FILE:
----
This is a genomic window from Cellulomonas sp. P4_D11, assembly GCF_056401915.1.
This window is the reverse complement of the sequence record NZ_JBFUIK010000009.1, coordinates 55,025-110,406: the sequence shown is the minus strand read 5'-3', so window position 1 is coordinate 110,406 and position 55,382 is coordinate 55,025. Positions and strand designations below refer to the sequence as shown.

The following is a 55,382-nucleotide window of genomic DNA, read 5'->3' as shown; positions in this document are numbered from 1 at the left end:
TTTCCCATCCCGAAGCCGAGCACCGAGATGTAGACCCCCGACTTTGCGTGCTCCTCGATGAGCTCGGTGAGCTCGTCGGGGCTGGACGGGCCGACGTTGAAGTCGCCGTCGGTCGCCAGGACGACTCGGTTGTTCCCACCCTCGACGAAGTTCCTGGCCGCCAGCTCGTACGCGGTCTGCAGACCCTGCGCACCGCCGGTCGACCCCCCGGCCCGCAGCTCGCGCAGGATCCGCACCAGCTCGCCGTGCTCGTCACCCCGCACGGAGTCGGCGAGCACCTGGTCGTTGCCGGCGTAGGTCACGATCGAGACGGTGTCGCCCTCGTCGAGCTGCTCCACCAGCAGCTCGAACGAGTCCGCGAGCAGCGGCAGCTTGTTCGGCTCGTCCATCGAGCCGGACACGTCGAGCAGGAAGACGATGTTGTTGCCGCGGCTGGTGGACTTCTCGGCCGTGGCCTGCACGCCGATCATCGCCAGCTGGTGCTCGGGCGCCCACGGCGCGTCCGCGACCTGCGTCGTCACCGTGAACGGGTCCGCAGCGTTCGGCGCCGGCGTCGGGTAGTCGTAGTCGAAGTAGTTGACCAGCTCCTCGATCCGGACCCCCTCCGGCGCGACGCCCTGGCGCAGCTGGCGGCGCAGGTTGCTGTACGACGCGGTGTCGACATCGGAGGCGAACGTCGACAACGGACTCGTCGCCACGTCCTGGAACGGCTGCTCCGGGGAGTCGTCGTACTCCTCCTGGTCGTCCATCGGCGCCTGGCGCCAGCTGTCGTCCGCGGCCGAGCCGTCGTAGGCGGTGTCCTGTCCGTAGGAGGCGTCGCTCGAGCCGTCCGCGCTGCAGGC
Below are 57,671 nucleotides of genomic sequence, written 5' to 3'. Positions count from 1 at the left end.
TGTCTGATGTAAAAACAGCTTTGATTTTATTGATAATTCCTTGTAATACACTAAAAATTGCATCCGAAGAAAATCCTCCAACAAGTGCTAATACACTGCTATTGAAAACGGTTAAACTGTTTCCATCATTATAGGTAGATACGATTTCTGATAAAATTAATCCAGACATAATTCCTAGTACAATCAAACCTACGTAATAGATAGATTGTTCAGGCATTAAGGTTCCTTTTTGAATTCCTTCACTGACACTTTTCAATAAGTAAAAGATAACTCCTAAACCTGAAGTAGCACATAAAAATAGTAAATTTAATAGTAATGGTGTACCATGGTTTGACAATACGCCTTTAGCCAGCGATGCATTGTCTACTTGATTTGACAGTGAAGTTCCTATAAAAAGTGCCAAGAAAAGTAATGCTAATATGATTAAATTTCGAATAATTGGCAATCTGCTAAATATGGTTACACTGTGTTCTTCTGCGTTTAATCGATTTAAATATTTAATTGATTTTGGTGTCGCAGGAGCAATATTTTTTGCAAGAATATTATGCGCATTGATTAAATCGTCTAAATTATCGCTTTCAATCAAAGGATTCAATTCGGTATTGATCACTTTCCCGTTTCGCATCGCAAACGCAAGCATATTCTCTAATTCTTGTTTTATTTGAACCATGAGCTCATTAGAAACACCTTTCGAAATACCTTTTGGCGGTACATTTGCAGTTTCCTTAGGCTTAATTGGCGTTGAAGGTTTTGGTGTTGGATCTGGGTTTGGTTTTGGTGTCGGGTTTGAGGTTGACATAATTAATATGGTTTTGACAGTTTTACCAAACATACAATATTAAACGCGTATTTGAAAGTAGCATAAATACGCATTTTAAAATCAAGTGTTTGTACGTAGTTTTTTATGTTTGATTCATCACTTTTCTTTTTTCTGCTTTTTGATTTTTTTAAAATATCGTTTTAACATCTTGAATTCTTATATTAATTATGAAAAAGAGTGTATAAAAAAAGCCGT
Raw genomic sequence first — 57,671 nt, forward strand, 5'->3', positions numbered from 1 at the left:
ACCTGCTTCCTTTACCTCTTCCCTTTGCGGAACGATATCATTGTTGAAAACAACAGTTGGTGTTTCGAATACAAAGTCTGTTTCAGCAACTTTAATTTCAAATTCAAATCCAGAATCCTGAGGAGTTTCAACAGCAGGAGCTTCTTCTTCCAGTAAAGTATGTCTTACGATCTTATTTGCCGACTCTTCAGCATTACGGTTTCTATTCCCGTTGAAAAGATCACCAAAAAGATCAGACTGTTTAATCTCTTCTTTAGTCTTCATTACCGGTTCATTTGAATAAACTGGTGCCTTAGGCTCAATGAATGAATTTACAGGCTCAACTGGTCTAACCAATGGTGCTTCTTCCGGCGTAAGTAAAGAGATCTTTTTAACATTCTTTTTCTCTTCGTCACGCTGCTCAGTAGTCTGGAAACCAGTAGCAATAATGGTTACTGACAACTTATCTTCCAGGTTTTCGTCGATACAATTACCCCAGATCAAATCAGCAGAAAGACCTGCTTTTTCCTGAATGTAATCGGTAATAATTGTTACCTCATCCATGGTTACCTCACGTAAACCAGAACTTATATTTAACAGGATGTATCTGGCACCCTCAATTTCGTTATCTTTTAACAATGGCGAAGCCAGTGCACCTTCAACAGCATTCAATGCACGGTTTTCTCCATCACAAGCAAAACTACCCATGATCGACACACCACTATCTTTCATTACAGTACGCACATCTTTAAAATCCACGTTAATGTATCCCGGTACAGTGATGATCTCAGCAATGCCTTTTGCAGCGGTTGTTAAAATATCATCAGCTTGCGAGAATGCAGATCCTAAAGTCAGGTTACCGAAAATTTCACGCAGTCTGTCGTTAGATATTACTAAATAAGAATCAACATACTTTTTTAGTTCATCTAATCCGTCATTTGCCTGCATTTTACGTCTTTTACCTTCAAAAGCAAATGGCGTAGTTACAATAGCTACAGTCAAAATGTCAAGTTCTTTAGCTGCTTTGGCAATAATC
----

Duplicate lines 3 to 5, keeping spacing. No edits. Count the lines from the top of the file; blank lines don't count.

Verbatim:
The following is a 55,382-nucleotide window of genomic DNA, read 5'->3' as shown; positions in this document are numbered from 1 at the left end:
TTTCCCATCCCGAAGCCGAGCACCGAGATGTAGACCCCCGACTTTGCGTGCTCCTCGATGAGCTCGGTGAGCTCGTCGGGGCTGGACGGGCCGACGTTGAAGTCGCCGTCGGTCGCCAGGACGACTCGGTTGTTCCCACCCTCGACGAAGTTCCTGGCCGCCAGCTCGTACGCGGTCTGCAGACCCTGCGCACCGCCGGTCGACCCCCCGGCCCGCAGCTCGCGCAGGATCCGCACCAGCTCGCCGTGCTCGTCACCCCGCACGGAGTCGGCGAGCACCTGGTCGTTGCCGGCGTAGGTCACGATCGAGACGGTGTCGCCCTCGTCGAGCTGCTCCACCAGCAGCTCGAACGAGTCCGCGAGCAGCGGCAGCTTGTTCGGCTCGTCCATCGAGCCGGACACGTCGAGCAGGAAGACGATGTTGTTGCCGCGGCTGGTGGACTTCTCGGCCGTGGCCTGCACGCCGATCATCGCCAGCTGGTGCTCGGGCGCCCACGGCGCGTCCGCGACCTGCGTCGTCACCGTGAACGGGTCCGCAGCGTTCGGCGCCGGCGTCGGGTAGTCGTAGTCGAAGTAGTTGACCAGCTCCTCGATCCGGACCCCCTCCGGCGCGACGCCCTGGCGCAGCTGGCGGCGCAGGTTGCTGTACGACGCGGTGTCGACATCGGAGGCGAACGTCGACAACGGACTCGTCGCCACGTCCTGGAACGGCTGCTCCGGGGAGTCGTCGTACTCCTCCTGGTCGTCCATCGGCGCCTGGCGCCAGCTGTCGTCCGCGGCCGAGCCGTCGTAGGCGGTGTCCTGTCCGTAGGAGGCGTCGCTCGAGCCGTCCGCGCTGCAGGC
Below are 57,671 nucleotides of genomic sequence, written 5' to 3'. Positions count from 1 at the left end.